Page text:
Does making zines help make literature more accessible to the public?
I think libraries make literature more accessible to the public. If you mean, do zines make the literature itself more accessible (such as, zines are written in a more accessible way than books, or makes the writing of literature more accessible to aspiring writers) then I’d say yes. Anyone can write zines, so there isn’t the same gatekeeping as the publishing industry. Any story can be told and it’s really liberating both for writers and readers who are looking for something different.
What do you talk about in your zine workshops?
Typically it’s a combo of zine history and zine making techniques. I talk about the origin of zinemaking, how zinemaking has changed over the decades, and the types of subject matter that is explored in zines. I try to make zinemaking accessible to people who have never heard of zines or who don’t know where to start, so I give them easy entry-points to making so they have to tools to keep making zines after the workshop.
Have zines helped you with developing your own writing? Like, workflow or content?
Probably. Making zines in my youth definitely lead me to be a journalist and work in magazines, and it was good practice for it. I really stopped making my own zines in the late 90s and moved into more traditional journalism, so it helped more with getting my start than continuing my development.
Would you talk about your experiences with writing National Treasure. Nicolas Cage?
Sure! I guess zines did have a bit of an influence on this project. I wrote a page for an issue of Static Zine about fandom and my page was (surprise!) about Nicolas Cage. So, a mixture of my growing interest in him and a few opportunities I had to share that love (through the zine and through a club I started to watch and discuss his movies) I pitched the book to ECW Press and they accepted it.
It was an interesting process spending that much time on one topic and one piece of writing. I’m so used to magazines which, while they are often on one theme that you focus on for years while you’re working there, involve jumping from one article to the next really quickly. I was worried that writing a book about Nicolas Cage would kill my love for him, but I enjoyed it. I’ve met a lot of Cage fans and converts since the book came out and it has put me in touch with people around the world (Scotland, the US, Spain) who have their own Cage-related projects. So I’m very happy my amazing editors at ECW gave me the opportunity to dig deep into him.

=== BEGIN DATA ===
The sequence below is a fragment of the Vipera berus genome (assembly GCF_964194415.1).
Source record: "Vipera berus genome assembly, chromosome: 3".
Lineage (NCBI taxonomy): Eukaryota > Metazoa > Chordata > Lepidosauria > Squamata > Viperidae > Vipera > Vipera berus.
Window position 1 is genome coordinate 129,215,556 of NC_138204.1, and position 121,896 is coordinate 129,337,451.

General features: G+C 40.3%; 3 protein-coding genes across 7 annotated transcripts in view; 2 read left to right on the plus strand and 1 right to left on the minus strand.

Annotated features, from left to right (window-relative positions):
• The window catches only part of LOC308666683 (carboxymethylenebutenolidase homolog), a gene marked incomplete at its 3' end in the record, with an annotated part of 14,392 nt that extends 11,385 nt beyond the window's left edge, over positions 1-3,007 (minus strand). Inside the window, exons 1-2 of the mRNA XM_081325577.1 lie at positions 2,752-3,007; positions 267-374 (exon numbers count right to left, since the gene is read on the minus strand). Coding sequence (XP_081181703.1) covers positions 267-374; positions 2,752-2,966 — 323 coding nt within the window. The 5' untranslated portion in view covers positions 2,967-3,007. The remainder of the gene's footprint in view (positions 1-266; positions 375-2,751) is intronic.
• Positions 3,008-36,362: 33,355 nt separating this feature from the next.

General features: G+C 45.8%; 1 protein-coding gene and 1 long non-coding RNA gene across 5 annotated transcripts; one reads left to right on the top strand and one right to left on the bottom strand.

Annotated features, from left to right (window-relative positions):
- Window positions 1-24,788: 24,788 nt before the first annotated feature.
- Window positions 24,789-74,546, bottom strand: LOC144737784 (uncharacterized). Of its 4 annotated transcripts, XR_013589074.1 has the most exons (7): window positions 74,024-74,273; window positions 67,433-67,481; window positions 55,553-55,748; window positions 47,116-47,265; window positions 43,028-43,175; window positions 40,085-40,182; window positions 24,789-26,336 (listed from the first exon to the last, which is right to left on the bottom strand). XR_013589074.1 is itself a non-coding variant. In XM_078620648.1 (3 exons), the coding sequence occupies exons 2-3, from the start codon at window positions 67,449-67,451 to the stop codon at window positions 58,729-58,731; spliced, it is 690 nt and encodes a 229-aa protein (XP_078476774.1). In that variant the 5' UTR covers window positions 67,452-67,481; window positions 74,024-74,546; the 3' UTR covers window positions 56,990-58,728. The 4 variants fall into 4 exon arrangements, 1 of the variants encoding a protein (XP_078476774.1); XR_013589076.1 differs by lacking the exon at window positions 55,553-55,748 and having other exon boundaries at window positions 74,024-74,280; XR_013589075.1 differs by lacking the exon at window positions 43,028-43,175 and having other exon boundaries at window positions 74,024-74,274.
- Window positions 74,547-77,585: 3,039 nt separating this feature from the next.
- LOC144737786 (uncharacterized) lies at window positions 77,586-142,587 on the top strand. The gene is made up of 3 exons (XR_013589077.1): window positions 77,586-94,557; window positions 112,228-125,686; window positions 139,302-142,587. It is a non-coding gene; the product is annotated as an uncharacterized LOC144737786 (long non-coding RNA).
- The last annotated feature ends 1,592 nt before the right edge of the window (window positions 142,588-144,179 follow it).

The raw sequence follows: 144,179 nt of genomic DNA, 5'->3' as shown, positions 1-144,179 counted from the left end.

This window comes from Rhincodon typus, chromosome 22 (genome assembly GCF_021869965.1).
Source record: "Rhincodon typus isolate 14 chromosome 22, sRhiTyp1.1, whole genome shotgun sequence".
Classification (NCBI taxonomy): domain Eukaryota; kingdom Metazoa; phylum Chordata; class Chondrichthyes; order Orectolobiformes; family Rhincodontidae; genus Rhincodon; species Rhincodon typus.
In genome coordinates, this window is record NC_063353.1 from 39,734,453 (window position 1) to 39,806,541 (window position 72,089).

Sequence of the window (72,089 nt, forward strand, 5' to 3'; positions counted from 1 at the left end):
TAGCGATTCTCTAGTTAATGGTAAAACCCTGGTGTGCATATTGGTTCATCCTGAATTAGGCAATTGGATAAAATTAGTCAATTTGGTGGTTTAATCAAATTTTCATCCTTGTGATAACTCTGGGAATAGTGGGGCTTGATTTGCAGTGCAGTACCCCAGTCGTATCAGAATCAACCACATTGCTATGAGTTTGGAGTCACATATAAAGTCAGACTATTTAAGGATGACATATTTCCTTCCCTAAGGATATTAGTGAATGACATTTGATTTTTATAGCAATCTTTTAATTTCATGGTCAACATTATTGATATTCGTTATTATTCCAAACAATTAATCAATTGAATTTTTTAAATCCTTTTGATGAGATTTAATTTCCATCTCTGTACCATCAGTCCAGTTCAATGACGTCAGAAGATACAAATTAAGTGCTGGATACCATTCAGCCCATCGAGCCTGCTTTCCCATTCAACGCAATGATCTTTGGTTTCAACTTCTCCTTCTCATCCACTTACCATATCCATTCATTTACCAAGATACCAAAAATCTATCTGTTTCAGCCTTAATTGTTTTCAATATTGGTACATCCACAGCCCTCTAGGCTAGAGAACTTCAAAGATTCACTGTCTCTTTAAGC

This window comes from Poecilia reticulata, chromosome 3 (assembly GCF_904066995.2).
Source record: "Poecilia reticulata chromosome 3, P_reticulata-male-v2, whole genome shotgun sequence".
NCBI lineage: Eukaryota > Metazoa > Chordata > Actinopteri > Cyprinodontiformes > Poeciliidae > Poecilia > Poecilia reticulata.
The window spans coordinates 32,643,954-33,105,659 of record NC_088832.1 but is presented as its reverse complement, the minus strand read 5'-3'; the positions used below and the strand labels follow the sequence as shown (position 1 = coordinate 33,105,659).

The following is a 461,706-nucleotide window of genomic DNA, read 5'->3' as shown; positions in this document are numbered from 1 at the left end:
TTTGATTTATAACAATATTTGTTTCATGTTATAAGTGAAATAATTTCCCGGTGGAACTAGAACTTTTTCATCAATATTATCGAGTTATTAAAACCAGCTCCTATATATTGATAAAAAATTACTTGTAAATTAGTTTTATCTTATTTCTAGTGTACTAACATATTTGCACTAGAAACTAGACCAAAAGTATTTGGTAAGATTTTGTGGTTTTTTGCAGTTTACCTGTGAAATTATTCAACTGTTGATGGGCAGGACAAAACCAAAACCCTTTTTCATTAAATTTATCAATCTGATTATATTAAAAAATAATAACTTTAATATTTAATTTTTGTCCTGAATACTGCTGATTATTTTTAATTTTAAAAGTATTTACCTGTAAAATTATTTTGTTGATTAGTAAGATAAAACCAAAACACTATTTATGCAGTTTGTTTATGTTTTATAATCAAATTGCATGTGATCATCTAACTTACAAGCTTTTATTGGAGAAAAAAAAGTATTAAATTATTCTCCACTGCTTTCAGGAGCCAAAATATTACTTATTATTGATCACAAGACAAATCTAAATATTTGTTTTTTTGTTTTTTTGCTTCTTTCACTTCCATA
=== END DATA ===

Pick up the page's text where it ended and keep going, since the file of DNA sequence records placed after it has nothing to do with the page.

Did zines help with developing your interests? Or introducing you to different subject matter?
I think so. I was very into music and the local music scene in Brampton and the 905 when I was in high school, and my zine was about that. So, I got deeper into the community, people let me into shows for free, and I made lifelong friends through the work I did on my zine. (I was also in a band so I might have made the same friends through that, too, but people discovered my zine at local record stores and I made a least one good friend after he discovered my zine and sought me out.) So, that’s maybe more about the communities that zines can foster than about developing interests. But I think it also gave me an opportunity to explore my music interests through writing.
And lastly, what’s something you wish more people knew about zines?
Just that they still exist. Some people think they ended in the ’90s and that’s certainly not the case.
Also how valuable they are to youth. I met a teacher at the American Library Association Conference who told me she’s a better teacher since she discovered zines. Her goal is to get every student to make their own zine from now on, and I think that’s such an empowering goal.
- Zine Interview with Annie Koyama - August 27, 2018
- Zine Talk with Bryan Lee O’Malley - August 20, 2018
- Zine Interview: Lindsay Gibb - August 13, 2018